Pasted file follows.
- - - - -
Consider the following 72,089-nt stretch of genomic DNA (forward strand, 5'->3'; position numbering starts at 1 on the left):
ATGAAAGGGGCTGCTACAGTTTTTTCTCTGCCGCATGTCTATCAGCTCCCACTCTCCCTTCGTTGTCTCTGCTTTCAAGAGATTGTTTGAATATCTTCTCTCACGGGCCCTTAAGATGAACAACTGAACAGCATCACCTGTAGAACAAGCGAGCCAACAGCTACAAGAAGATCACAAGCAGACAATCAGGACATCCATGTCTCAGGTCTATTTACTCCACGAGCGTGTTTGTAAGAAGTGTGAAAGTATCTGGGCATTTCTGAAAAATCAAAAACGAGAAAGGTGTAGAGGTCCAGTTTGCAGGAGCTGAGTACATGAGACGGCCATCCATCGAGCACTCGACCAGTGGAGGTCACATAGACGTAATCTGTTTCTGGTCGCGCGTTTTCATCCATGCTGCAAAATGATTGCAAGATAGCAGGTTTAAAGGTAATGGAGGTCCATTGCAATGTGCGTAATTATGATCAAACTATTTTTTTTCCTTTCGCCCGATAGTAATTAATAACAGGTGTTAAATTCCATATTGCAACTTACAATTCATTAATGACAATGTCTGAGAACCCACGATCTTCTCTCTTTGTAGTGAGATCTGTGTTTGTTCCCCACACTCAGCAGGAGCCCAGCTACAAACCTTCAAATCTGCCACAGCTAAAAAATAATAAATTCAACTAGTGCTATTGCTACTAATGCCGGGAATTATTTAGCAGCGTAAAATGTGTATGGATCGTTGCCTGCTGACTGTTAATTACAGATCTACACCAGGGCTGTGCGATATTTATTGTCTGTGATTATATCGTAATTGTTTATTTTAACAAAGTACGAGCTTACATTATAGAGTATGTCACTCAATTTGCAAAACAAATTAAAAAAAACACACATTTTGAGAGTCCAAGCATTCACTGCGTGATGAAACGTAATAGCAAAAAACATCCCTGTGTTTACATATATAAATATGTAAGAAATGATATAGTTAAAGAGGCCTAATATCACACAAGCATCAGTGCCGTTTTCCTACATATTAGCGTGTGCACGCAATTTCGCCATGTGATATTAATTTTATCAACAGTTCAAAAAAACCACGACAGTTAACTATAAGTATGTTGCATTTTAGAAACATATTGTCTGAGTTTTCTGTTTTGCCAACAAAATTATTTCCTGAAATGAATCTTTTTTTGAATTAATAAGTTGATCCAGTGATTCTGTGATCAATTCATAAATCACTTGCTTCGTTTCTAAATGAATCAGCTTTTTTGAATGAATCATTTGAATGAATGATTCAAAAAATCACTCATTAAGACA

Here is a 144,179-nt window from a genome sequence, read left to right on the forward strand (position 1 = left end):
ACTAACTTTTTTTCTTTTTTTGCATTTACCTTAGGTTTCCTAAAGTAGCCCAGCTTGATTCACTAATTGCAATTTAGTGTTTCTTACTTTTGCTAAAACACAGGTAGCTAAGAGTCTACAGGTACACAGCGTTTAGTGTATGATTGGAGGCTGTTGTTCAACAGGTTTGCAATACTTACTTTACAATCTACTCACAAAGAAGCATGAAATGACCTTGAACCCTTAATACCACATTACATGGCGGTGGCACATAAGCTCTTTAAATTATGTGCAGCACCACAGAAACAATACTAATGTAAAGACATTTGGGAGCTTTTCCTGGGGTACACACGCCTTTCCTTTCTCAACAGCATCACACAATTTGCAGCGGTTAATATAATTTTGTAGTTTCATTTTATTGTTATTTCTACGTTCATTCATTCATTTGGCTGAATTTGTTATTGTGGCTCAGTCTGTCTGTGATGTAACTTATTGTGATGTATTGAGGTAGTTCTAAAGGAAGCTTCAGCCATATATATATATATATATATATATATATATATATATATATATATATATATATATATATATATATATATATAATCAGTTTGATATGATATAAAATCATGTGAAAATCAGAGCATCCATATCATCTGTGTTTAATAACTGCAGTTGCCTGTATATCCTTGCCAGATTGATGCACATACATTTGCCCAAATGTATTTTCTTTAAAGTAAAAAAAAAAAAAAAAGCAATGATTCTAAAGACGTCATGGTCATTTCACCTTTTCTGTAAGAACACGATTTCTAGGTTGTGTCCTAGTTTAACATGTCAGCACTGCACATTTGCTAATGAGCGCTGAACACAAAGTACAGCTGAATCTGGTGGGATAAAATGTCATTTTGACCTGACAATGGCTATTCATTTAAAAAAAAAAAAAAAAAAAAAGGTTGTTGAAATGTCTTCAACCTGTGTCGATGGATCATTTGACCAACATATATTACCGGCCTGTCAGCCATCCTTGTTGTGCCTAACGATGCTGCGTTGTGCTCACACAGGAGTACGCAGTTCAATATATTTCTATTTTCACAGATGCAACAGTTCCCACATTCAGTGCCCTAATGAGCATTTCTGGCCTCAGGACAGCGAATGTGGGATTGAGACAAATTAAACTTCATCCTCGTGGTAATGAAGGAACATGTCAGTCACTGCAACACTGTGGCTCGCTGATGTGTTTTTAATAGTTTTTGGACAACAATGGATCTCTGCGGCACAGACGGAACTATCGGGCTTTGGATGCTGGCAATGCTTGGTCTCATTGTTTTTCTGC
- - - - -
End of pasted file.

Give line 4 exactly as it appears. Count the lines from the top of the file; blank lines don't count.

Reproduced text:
ACTAACTTTTTTTCTTTTTTTGCATTTACCTTAGGTTTCCTAAAGTAGCCCAGCTTGATTCACTAATTGCAATTTAGTGTTTCTTACTTTTGCTAAAACACAGGTAGCTAAGAGTCTACAGGTACACAGCGTTTAGTGTATGATTGGAGGCTGTTGTTCAACAGGTTTGCAATACTTACTTTACAATCTACTCACAAAGAAGCATGAAATGACCTTGAACCCTTAATACCACATTACATGGCGGTGGCACATAAGCTCTTTAAATTATGTGCAGCACCACAGAAACAATACTAATGTAAAGACATTTGGGAGCTTTTCCTGGGGTACACACGCCTTTCCTTTCTCAACAGCATCACACAATTTGCAGCGGTTAATATAATTTTGTAGTTTCATTTTATTGTTATTTCTACGTTCATTCATTCATTTGGCTGAATTTGTTATTGTGGCTCAGTCTGTCTGTGATGTAACTTATTGTGATGTATTGAGGTAGTTCTAAAGGAAGCTTCAGCCATATATATATATATATATATATATATATATATATATATATATATATATATATATATATATATATATATATAATCAGTTTGATATGATATAAAATCATGTGAAAATCAGAGCATCCATATCATCTGTGTTTAATAACTGCAGTTGCCTGTATATCCTTGCCAGATTGATGCACATACATTTGCCCAAATGTATTTTCTTTAAAGTAAAAAAAAAAAAAAAAGCAATGATTCTAAAGACGTCATGGTCATTTCACCTTTTCTGTAAGAACACGATTTCTAGGTTGTGTCCTAGTTTAACATGTCAGCACTGCACATTTGCTAATGAGCGCTGAACACAAAGTACAGCTGAATCTGGTGGGATAAAATGTCATTTTGACCTGACAATGGCTATTCATTTAAAAAAAAAAAAAAAAAAAAAGGTTGTTGAAATGTCTTCAACCTGTGTCGATGGATCATTTGACCAACATATATTACCGGCCTGTCAGCCATCCTTGTTGTGCCTAACGATGCTGCGTTGTGCTCACACAGGAGTACGCAGTTCAATATATTTCTATTTTCACAGATGCAACAGTTCCCACATTCAGTGCCCTAATGAGCATTTCTGGCCTCAGGACAGCGAATGTGGGATTGAGACAAATTAAACTTCATCCTCGTGGTAATGAAGGAACATGTCAGTCACTGCAACACTGTGGCTCGCTGATGTGTTTTTAATAGTTTTTGGACAACAATGGATCTCTGCGGCACAGACGGAACTATCGGGCTTTGGATGCTGGCAATGCTTGGTCTCATTGTTTTTCTGC